Skipper Nethaneel Mitchell-Blake insists it’s time to look to the future after Britain’s bronze medal in the relay.
The 28-year-old helped the men’s 4x100m relay team to third place at the World Championships on Saturday.
Jona Efoloko, Zharnel Hughes, Mitchell-Blake and Reece Prescod finished behind Canada and the United States in 37.83 seconds in Eugene.
A new team helped banish some of the pain from last year’s Olympics when Hughes, Mitchell-Blake, Richard Kilty and CJ Ujah won silver, only to have their medals stripped following doping test Ujah positive.
Mitchell-Blake said, “It’s fuel for the fire going forward. We can’t control the past, we can control the present and ultimately that dictates the future and that’s what we need to focus on.
“There are no demons, we are all blessed. We get a medal every year, it normalizes and is underestimated.
“I feel like the relay medals go under the rug because of our consistency on both the men’s and women’s teams. When the medal tables come out, there are always relay medals and we are increasing every year.
“We have all stepped up and we have shown our quality consistently over the years now. Everyone showed that he was capable of intervening.
“At the end of the day, the goal is to come out of the next world championships with a gold medal and go to Paris. It’s a stepping stone, we’re going to improve and we have to improve our game in the future. .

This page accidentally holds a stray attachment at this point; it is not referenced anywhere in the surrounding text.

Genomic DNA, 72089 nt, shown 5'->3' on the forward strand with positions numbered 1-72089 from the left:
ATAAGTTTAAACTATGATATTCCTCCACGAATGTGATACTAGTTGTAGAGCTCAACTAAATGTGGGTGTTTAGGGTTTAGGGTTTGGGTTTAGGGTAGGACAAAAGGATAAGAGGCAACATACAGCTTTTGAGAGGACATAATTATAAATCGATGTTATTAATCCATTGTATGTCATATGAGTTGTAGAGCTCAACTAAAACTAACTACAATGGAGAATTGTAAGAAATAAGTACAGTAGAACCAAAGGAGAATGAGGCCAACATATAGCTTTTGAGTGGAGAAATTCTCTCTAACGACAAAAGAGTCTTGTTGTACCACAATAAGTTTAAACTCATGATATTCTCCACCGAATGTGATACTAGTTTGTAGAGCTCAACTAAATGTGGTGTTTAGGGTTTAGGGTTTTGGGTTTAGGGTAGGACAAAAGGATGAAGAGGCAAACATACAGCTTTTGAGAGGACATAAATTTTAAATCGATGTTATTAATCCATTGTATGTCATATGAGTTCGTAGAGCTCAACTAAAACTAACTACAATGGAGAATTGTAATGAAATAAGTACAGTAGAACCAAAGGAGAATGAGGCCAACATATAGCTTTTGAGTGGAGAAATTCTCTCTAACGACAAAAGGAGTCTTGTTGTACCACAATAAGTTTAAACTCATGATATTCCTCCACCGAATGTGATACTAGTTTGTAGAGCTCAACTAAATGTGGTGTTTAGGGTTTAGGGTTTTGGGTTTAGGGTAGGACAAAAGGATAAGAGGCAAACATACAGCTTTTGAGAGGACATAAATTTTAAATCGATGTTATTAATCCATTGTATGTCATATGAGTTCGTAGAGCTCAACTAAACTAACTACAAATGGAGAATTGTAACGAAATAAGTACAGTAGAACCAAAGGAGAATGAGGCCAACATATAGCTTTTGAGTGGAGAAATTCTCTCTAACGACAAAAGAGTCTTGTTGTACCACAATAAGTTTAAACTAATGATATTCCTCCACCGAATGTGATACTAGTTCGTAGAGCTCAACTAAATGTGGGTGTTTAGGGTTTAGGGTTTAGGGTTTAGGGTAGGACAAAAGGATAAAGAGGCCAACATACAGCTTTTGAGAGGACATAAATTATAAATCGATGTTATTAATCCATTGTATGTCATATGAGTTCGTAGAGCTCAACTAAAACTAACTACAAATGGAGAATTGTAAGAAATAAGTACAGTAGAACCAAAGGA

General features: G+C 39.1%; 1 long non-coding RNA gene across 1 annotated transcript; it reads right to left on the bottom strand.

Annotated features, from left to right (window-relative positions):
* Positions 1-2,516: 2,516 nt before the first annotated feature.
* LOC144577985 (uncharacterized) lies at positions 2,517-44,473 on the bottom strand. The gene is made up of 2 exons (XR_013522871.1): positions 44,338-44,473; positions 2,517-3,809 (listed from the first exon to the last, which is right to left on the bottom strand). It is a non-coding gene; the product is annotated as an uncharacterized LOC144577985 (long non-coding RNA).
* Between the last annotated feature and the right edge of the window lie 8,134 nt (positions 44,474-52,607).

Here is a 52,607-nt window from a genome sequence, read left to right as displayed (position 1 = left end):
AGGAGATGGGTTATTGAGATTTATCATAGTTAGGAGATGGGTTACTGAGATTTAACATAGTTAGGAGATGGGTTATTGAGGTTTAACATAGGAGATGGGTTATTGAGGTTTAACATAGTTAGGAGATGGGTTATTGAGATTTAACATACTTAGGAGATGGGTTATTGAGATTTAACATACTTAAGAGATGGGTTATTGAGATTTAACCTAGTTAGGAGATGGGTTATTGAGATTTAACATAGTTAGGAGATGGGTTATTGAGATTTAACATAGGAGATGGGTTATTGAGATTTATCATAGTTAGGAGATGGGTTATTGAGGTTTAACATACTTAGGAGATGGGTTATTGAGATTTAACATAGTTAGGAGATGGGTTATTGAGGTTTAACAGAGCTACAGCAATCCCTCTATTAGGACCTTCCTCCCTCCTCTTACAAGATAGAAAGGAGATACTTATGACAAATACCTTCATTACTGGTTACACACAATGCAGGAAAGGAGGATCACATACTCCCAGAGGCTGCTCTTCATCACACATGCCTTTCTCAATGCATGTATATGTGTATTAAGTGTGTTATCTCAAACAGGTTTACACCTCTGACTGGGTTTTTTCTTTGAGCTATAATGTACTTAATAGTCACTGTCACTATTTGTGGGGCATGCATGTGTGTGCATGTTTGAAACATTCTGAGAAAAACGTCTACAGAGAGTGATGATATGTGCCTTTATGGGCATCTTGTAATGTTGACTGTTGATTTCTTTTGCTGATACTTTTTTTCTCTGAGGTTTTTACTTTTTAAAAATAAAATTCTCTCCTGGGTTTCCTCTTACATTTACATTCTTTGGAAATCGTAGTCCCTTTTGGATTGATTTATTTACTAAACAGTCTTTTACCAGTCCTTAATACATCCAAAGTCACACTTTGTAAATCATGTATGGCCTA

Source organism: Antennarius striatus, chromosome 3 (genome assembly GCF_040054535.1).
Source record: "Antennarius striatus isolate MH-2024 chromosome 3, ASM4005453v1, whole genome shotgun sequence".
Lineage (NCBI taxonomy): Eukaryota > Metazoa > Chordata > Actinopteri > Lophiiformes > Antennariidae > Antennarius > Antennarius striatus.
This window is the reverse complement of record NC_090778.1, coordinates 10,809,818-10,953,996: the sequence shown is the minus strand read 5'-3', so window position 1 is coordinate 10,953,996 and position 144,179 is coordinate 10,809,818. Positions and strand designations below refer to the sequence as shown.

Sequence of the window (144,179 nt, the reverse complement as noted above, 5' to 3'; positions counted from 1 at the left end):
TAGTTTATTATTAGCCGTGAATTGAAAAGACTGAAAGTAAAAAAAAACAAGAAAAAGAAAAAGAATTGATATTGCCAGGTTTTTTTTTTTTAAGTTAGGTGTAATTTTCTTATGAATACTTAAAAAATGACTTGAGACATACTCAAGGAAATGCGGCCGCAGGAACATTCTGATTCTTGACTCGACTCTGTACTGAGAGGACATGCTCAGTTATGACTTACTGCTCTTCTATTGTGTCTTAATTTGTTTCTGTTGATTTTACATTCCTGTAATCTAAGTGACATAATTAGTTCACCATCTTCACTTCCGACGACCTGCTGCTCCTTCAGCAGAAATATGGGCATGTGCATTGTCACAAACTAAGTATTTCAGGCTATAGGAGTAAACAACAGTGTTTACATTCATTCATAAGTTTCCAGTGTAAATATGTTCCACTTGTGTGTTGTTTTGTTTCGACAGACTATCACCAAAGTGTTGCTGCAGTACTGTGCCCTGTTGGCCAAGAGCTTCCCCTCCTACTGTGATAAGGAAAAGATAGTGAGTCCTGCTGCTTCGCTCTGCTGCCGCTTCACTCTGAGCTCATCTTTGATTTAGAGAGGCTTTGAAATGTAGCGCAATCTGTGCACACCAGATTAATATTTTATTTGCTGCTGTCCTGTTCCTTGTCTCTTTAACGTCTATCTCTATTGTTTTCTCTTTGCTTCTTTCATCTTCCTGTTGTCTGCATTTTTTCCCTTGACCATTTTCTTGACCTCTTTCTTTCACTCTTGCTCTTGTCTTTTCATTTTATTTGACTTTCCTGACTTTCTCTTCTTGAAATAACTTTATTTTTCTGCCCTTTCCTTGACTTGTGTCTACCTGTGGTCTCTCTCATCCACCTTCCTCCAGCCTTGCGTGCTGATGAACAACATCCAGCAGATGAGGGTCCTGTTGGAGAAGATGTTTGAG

“We’re going to enjoy this moment together, appreciate the fact that we got a medal and refocus after that on the rest of the season.”
Prescod rode only his second senior stint, following his heats debut, with Efoloko also drafted into the team for the first time.
“I was asked to do a job for the team. It was my first stint and I wanted to deliver for the team. I’m glad they trusted me and I was happy to be part of it. It’s a whole new cycle now,” Prescod said.
It came after the women finished sixth following an injury to Dina Asher-Smith at Hayward Field. The 26-year-old suffered from what appeared to be a hamstring issue heading into the final switch with Daryll Neita.
Earlier, Jess Judd and Eilish McColgan finished 13th and 11th respectively in the 5,000m final, won by Ethiopian Gudaf Tsegay.
The women’s 4x400m relay team of Ama Pipi, Laviai Nielsen, Victoria Ohuruogu and Nicole Yeargin reached Sunday’s final finishing second to the United States in three minutes 23.92 seconds.
“We have such strength in the UK. I think we have eight girls under 52 seconds, so we came and represent our strongest team. I’m really proud to be part of this team,” Nielsen said.
Earlier, Lorraine Ugen and Jazmin Sawyers reached the long jump final.
The British duo both posted 6.68m to finish in the top 12 in qualifying, although they did not reach the automatic mark of 6.75m.
Sawyers, who finished eighth at the Tokyo Olympics last year, recorded a season best with Ugen finishing fifth in Group A on Saturday morning in Eugene.
They will now play the final on Sunday, the last day of competition in America.
Sawyers said: “I’m happy – the work in qualifying is to get to the final. There are definitely technical things I can do better, but it’s my first world final on my third try so I’m really happy.
Cindy Sember qualified for Sunday’s 100m hurdles semi-final after running 12.67 seconds in her heat.